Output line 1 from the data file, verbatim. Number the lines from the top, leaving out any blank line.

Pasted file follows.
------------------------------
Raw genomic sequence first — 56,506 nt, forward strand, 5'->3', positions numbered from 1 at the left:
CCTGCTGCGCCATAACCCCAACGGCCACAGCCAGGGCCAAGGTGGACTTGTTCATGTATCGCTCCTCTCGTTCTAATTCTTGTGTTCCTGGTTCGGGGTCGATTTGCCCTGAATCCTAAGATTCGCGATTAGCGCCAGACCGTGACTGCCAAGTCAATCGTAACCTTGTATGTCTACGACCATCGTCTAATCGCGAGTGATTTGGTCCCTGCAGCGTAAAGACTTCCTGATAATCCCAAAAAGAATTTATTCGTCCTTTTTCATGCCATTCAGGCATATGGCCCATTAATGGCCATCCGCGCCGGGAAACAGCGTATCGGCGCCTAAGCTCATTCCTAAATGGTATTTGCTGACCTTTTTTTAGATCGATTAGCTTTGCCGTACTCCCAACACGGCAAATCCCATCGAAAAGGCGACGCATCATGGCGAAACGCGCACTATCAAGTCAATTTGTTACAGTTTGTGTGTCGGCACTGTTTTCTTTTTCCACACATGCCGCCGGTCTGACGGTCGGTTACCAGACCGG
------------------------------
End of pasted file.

Raw genomic sequence first — 56,506 nt, forward strand, 5'->3', positions numbered from 1 at the left: